Sprecher Looks Ahead by Shaking Up Its Beer Packaging

The Glendale brewery has switched over entirely to cans for its beer, and the labels have a new look.

Sprecher Brewing has made some bold changes to its branding in 2022. But luckily for them they have a ton of heritage to lean on.

The Sprecher griffin image and classic German-inspired font are still featured prominently on new label designs for the company’s beers. But neither will appear on the bottles that have long been synonymous with Sprecher – remember those iconic Sprecher Special Amber pint bottles? That’s right, Sprecher beer is now only available in cans.

A shiny, new canning line at the Glendale brewery is busy putting beer into aluminum vessels that will keep it fresh longer than the glass alternative.

“The freshness component is so integral to beer. Everyone who’s an aficionado respects that,” said Brian Jaszewski, director of product management for Sprecher. “(Cans) fit really well with our rebrand and checked a lot of boxes. This is going to present a really positive image, brandwise and tastewise, to Sprecher consumers. We know that there’s a contingent that like the bottles, but we’re confident the brand will speak for itself.”



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A can of Sprecher Juicy IPA. Courtesy of Sprecher Brewing

Packaging may be changing in 2022, but the list of seasonal and year-round beers still leans heavily toward the traditional German styles that Sprecher is known for. Year-round beers are Abbey Triple, Special Amber, Black Bavarian, Hefe Weiss, Pineapple X-Press IPA and the newest year-rounder, Juicy IPA (introduced last year as ReFresh Button). Seasonal releases include Mai Bock (February to April), Festbier (May to July), Oktoberfest (August to October) and Winter Imperial Stout (November to January). One limited release beer already in the works for 2022 is Black Forest Chocolate Milkshake IPA, but expect a few more specialty beers to be announced later in the year.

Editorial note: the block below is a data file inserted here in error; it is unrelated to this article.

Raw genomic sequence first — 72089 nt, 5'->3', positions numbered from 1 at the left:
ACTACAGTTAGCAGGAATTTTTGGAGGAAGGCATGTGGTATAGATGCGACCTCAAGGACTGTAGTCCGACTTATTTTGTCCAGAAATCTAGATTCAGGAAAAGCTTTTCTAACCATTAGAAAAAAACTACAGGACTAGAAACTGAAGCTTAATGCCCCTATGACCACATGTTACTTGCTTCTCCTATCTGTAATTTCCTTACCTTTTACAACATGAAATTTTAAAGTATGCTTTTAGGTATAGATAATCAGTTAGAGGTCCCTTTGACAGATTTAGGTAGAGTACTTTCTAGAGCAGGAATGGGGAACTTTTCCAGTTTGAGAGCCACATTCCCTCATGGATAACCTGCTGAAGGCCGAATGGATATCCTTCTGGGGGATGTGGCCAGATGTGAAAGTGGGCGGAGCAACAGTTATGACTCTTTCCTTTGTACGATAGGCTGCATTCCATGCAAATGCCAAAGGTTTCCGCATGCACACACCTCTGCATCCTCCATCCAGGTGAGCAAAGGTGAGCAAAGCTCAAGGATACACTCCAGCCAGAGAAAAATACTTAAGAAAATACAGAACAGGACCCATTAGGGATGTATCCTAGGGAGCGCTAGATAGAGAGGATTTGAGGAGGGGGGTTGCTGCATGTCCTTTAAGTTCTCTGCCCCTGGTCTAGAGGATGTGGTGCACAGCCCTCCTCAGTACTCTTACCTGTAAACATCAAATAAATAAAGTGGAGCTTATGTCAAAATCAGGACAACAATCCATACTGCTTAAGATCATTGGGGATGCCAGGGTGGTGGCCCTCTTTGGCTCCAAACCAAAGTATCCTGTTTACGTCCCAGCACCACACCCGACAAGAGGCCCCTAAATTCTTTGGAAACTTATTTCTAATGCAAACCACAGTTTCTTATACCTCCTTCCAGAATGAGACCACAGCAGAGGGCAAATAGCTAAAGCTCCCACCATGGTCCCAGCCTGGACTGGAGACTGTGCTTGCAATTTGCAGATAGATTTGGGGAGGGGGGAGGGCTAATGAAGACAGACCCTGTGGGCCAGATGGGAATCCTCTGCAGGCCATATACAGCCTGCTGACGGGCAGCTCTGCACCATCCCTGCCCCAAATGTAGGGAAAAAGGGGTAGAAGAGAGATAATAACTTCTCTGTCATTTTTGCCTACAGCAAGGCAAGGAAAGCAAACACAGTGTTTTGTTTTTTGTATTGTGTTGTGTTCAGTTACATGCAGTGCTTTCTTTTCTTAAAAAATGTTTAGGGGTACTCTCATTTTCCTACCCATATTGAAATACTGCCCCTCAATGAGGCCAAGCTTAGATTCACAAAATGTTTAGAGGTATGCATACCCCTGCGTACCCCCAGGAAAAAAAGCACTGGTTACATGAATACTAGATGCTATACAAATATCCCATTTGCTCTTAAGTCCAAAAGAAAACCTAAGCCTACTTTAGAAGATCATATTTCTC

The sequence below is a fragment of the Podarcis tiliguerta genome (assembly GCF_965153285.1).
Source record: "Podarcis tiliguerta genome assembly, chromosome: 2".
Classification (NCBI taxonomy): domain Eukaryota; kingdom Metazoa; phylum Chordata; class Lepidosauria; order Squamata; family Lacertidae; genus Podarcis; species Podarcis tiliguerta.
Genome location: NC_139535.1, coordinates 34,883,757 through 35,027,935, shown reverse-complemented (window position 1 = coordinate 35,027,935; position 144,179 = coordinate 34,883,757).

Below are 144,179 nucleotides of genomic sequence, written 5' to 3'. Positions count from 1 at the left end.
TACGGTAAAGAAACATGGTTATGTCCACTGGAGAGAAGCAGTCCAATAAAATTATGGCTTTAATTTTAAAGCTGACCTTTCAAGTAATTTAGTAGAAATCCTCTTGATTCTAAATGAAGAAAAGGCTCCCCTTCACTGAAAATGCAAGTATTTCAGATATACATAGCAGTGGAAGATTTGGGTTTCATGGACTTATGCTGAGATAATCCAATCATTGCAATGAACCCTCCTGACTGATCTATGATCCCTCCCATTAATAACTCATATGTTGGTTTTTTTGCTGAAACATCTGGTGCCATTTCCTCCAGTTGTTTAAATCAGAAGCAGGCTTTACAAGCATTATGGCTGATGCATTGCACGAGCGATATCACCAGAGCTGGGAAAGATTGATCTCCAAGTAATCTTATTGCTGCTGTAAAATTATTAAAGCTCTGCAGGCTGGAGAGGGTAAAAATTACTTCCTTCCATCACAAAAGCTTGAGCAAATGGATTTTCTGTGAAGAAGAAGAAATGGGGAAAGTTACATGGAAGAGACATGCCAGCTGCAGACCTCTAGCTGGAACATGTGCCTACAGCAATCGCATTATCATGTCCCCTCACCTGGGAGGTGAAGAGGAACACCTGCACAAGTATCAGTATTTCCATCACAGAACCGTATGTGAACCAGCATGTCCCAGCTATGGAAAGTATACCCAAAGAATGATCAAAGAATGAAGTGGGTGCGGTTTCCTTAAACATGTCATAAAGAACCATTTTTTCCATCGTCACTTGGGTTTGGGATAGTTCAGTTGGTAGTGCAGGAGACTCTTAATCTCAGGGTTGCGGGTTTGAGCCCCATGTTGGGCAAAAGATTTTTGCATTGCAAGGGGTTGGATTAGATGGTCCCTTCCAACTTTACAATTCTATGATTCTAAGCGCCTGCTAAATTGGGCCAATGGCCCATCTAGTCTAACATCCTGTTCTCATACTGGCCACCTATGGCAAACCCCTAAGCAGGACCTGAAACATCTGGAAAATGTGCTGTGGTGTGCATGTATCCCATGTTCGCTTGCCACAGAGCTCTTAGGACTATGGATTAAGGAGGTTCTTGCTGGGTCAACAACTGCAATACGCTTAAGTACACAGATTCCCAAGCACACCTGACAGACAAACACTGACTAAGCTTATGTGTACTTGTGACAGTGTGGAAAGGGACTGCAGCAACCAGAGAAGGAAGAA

“We’re seeing a move back to some of these traditional craft German beers,” added Jaszewski.

The extensive brand refresh work was done in-house with Sprecher’s internal marketing and design team. Jaszewski joined Sprecher in November, just in time to help implement the changes, but he’s no stranger to the beer.

“Sprecher Amber is my go-to beer at our brewery,” he said. “It’s the first legal beer I ever had. To be able to be here for the rebrand is really personal to me and I’m excited for that. The brand is obviously important. That’s why we paid so much attention to it. The Sprecher name is still prominent, the crest is prominent, the griffin is prominent. It’s carrying over, but we’re modernizing it a bit.”

While Sprecher’s beer offerings are heading to the canning line, its popular sodas are not. Staples like Sprecher Root Beer, Cream Soda and the newly acquired Green River lime soda will still be packaged in bottles. Soda makes up a whopping 90% of Sprecher’s business.

“(CEO Sharad Chadha’s) vision is Sprecher as a craft beverage company,” said Tim Cigelske, the director of communications for Sprecher. “That entails the line of sodas and, of course, the beer heritage. All that fits together. It’s craft, but it’s also a wide variety. This (brand refresh) is going back to the Sprecher roots and heritage with the design. It’s a return to the classic style with a contemporary feel.”



Dan Murphy has been reviewing bars for Milwaukee Magazine for roughly 20 years. He’s been doing his own independent research in them for a few years more.